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Putting an End to University Research?

Author: 
Chris Satori
An article in subtext (http://www.lancs.ac.uk/subtext/) notes that Lancaster University Vice-Chancellor Paul Wellings has been advising the government to close down research funding to Lancaster and have it as primarily just a teaching establishment, if one can read clearly between the lines of his recent report to John Denham, Secretary of State for Innovation, Universities and Skills.

Earlier in the year, subtext editors record, Prof. Wellings was approached by Denham to give strategic advice on 'how universities should manage IP for their own benefit and for the wider economy'. Intellectual Property rights relate to the royalties that may be earned by research from its commercial applications. At the end of September the prof delivered his report - the remit letter and final report can be downloaded from www.dius.gov.uk/policy/intellectual_property.html.

An interview with Prof. Wellings published in the Times Higher Education (THE) supplement of 27 November focuses on section four of the report, which dealt most closely with 'the connection between research students and graduate schools and good IP generation and exploitation' (http://tinyurl.com/5m6ln2). In this section he recommends that the government target postgraduate training funds on those institutions with larger graduate schools, which also tend to be those with better records of research commercialisation.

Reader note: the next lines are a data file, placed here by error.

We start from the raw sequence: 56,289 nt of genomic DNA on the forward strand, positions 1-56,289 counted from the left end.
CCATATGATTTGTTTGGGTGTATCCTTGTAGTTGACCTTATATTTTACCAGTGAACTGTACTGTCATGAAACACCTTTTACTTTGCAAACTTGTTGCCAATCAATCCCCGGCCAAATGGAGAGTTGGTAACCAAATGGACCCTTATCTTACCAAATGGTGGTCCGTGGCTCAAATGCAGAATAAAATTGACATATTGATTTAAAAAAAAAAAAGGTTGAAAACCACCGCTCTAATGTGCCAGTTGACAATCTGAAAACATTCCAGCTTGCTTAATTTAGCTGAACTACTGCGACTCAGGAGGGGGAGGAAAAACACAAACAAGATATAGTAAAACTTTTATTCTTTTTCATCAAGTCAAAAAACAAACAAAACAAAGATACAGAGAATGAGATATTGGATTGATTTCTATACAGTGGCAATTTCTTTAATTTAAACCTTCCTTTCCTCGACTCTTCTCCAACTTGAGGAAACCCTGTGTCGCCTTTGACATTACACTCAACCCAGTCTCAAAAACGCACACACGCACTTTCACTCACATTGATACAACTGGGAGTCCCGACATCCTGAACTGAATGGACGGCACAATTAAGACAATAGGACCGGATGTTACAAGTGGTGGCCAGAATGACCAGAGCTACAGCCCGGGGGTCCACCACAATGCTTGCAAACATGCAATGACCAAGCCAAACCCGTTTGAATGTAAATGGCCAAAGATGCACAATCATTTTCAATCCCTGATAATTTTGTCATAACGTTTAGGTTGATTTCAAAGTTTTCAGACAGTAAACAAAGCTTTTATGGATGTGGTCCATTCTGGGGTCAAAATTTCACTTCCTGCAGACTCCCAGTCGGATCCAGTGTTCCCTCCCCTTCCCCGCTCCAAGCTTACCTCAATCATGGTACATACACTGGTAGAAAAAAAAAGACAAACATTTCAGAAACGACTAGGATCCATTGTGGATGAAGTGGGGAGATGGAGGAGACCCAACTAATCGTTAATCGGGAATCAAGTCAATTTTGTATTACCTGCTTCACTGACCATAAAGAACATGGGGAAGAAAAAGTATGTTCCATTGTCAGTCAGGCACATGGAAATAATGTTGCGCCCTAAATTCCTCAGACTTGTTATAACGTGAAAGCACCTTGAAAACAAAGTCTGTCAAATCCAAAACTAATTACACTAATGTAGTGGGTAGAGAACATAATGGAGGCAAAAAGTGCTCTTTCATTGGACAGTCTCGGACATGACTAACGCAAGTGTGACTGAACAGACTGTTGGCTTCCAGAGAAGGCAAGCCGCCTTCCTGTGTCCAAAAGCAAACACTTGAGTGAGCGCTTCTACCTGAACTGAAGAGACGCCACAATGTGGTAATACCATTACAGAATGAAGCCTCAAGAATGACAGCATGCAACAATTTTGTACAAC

In the THE article the V-C is paraphrased as saying that "the sector should continue to diversify so that by 2020 each Region has just one or two major graduate schools." So in the North West Region, for example, there would presumably be only one or two 'research' universities to take all the research income and all the PhDs, with all the others concentrating on teaching.

The V-C has paid a lot of attention to getting Lancaster University up the League Tables and the University website proclaims Lancaster to be "one of the top 'research star' universities in the UK, with the 3rd highest research income and the 2nd highest number of Phds in proportion to academic staff costs."

However, in the table that accompanies the THE article (available from a link in the right hand column of the online version) Manchester and Liverpool are unsurprisingly identified as the two universities that produce by far the most PhDs in our Northwest Region. Similarly, in a table on pp. 24-7 of the V-C's report, Lancaster comes third after Manchester and Liverpool in the NW on all metrics except IP income, where it is way outstripped by Chester (why is that, by the way?).

The separation of research from teaching is a move that would disembowel the higher education system, making it impossible for the vast majority of students to experience high quality research methodologies. It would, however, mean that all research could be concentrated where it could be more easily monitered, regulated and budget prioritised from a central point according to its commercial viability, with reduced responsiveness to local needs.

Along with many other regional university cities Lancaster would receive a major economic blow from the relegation of the University to a secondary, teaching-only establishment, and would most likely turn its focus to attracting overseas students, less likely to invest their energy into the city. Do the futures of Infolab and the proposed Science Park hang in the balance?
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